The 16th session of the Assembly of States Parties (ASP) to the Rome Statute took place from 4-14 December 2017 in New York. The ASP meets once a year and represents the ICC's management oversight and legislative body. It provides an avenue for state parties to consider inter alia proposals to amend the Rome Statute, the activation of the Court's jurisdiction over the crime of aggression, and the budget of the Court.
Here is a quick overview of significant developments at this year's ASP:
- The crime of aggression
The ASP adopted a resolution activating the ICC's jurisdiction over the crime of aggression. According to the resolution, the ASP "[d]ecides to activate the Court’s jurisdiction over the crime of aggression as of 17 July 2018".
The crime of aggression was included in the substantive jurisdiction of the ICC when the Court was established in 1998. However, the Court's jurisdiction would remain inactive until such time that member states were able to agree upon a definition for the crime and the conditions for the exercise of jurisdiction. This was achieved at the Kampala Review Conference in 2010. According to paragraph 2 of the resolution:
"... the amendments to the Statute regarding the crime of aggression adopted at the Kampala Review Conference enter into force for those States Parties which have accepted the amendments one year after the deposit of their instruments of ratification or acceptance..."
'Those State Parties' that have not ratified the amendment, are effectively treated as non-state parties for purposes of the crime of aggression. The wording of paragraph 2 also indicates that the parties have endorsed the narrow view on the ICC's ability to exercise jurisdiction:
"... in the case of a State referral or propio motu investigation the Court shall not exercise its jurisdiction regarding a crime of aggression when committed by a national or on the territory of a State Party that has not ratified or accepted these amendments"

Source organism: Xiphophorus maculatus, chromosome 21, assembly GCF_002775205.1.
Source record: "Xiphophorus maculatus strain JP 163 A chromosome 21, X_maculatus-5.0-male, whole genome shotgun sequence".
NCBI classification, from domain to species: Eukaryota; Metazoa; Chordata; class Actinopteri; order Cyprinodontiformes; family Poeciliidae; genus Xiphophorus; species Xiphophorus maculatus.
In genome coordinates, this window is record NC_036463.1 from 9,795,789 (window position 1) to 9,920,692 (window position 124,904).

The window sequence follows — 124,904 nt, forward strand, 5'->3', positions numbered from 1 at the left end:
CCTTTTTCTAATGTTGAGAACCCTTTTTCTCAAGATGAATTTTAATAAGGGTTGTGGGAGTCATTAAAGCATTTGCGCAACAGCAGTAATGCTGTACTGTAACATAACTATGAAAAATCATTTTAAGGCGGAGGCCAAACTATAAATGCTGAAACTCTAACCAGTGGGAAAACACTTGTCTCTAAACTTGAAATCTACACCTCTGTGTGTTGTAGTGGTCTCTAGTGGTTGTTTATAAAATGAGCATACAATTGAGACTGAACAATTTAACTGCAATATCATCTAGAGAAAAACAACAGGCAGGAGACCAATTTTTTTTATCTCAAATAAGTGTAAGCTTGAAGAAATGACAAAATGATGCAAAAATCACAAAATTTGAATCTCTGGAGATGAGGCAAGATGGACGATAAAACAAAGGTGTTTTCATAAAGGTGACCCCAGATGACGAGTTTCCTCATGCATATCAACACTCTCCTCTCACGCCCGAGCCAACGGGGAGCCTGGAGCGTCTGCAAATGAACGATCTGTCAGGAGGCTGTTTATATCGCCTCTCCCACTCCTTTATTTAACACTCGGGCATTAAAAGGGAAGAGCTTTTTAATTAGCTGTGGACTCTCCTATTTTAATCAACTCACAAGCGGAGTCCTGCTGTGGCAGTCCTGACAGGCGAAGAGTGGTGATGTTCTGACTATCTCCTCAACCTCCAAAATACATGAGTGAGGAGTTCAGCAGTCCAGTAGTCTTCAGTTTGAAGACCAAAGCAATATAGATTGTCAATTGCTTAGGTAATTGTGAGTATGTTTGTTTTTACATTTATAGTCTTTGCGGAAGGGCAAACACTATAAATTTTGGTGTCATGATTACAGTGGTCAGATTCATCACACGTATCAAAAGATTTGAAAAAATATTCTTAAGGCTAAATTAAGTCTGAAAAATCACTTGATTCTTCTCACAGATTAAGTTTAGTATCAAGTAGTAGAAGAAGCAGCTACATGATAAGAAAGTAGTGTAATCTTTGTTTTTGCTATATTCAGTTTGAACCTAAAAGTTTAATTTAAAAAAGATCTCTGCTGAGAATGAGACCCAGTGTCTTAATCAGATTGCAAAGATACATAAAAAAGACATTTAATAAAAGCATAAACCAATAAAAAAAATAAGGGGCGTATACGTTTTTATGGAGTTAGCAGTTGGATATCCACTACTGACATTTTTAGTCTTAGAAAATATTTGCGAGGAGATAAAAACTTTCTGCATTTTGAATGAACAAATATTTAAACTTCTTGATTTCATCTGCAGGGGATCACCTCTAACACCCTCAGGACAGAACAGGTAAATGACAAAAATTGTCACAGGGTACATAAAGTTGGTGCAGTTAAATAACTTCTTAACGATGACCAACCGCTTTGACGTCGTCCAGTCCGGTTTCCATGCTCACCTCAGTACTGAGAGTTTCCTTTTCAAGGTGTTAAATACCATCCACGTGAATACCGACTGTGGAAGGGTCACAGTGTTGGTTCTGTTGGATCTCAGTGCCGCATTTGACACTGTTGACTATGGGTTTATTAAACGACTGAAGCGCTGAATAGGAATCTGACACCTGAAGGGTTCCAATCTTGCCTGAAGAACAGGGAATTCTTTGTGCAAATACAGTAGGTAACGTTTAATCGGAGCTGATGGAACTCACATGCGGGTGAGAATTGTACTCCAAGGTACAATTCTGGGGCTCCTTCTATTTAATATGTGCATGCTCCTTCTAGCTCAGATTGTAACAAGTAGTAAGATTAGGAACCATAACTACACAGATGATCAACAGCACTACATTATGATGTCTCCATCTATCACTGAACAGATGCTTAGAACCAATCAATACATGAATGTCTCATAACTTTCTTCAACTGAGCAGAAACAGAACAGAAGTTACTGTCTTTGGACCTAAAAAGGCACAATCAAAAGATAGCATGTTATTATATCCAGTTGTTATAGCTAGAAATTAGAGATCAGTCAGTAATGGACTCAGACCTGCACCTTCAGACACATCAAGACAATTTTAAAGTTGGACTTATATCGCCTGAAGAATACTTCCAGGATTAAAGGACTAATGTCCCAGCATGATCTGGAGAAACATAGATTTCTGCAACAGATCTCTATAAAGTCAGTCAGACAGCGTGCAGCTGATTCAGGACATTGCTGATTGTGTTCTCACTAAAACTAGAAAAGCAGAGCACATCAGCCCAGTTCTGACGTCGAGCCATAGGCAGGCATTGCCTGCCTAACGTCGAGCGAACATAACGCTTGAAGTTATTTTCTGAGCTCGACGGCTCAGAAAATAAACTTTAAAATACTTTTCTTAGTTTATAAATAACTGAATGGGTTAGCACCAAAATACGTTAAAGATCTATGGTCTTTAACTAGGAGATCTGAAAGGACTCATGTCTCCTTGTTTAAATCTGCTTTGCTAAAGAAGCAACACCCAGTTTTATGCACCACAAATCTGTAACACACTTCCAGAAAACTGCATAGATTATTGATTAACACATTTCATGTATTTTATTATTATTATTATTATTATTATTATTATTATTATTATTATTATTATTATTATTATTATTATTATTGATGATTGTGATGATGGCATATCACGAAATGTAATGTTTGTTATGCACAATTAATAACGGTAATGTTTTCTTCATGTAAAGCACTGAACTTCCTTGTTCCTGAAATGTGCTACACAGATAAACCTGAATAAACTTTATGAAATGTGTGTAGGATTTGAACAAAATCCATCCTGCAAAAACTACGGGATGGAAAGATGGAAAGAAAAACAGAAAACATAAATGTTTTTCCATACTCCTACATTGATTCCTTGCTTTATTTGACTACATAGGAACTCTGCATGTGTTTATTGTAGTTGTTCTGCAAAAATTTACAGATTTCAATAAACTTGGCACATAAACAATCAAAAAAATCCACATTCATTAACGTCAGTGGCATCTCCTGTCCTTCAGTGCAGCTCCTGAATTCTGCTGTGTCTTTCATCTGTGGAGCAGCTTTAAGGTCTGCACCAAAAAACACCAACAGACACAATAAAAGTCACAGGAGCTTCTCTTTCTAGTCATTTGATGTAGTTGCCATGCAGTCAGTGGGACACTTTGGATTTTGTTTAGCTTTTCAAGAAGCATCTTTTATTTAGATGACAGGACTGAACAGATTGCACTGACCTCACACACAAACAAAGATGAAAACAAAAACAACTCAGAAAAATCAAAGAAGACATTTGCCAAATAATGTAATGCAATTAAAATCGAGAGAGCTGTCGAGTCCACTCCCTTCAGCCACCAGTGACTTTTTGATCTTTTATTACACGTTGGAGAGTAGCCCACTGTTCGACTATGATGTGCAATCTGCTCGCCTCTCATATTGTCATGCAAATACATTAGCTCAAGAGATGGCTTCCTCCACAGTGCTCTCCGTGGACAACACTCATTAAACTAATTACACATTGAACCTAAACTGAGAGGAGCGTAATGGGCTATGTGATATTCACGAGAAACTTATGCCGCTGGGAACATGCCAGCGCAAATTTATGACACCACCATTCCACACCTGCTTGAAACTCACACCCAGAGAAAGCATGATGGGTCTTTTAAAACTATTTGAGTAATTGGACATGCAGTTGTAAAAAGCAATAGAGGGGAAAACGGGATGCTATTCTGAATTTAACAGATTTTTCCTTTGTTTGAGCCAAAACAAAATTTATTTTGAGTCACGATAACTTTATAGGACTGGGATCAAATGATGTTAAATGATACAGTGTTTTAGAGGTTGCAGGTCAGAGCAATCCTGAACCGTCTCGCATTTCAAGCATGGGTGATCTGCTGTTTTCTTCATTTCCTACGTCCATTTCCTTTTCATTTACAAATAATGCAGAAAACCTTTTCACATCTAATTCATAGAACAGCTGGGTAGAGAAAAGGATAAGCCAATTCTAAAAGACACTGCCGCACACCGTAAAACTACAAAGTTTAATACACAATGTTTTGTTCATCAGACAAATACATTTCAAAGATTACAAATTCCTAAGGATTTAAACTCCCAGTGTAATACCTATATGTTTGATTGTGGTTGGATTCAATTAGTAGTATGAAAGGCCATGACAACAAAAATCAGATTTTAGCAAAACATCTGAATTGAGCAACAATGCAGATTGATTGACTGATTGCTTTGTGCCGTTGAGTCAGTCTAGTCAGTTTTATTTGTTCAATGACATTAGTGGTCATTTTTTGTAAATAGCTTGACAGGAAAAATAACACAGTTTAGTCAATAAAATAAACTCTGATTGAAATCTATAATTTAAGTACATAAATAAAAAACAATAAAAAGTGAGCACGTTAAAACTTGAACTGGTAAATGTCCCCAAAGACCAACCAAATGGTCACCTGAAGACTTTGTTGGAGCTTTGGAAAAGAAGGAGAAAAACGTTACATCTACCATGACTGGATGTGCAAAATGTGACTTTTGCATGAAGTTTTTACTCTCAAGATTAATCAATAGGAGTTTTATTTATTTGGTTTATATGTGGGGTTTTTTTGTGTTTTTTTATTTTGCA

Thus, it appears nationals of non-state parties will be exempt from the ICC's jurisdiction even when they have committed the crime of aggression on the territory of a state party. The fact that this is not the case for any of the other ICC crimes (see Art. 12(2) of the Rome Statute) is likely to be controversial.
For more in-depth thoughts on the ASP resolution on aggression, see Dapo Akande's post over at EJIL: Talk! Kevin Jon Heller has also shared some thoughts over at Opinio Juris.
- New war crimes
The ASP adopted three amendments to Article 8 of the Rome Statute, thereby recognising three new war crimes:
- Employing weapons, which use microbial or other biological agents, or toxins, whatever their origin or method of production
- Employing weapons the primary effect of which is to injure by fragments which in the human body escape detection by X-rays
- Employing laser weapons specifically designed, as their sole combat function or as one of their combat functions, to cause permanent blindness to unenhanced vision, that is to the naked eye or to the eye with corrective eyesight devices
- South Africa's Minister of Justice confirms plans for ICC withdrawal
In his opening statement, the South African Minister confirmed that the South African government intends to withdraw from the Rome Statute. I have shared some thoughts on this decision and South Africa's new International Crimes Bill in a separate post here.
- Two African, five female judges appointed
Six new judges where elected at the ASP (two African judges highlighted):
AITALA, Rosario Salvatore (Italy, male)
AKANE, Tomoko (Japan, female)
ALAPINI-GANSOU, Reine Adelaide Sophie (Benin, female)
BOSSA, Solomy Balungi (Uganda, female)
IBÁÑEZ CARRANZA, Luz del Carmen (Peru, female)
PROST, Kimberly (Canada, female)
Judges serve a term of 9 years.
More information about the 16th session of the ASP can be found on the ASP and ICC websites.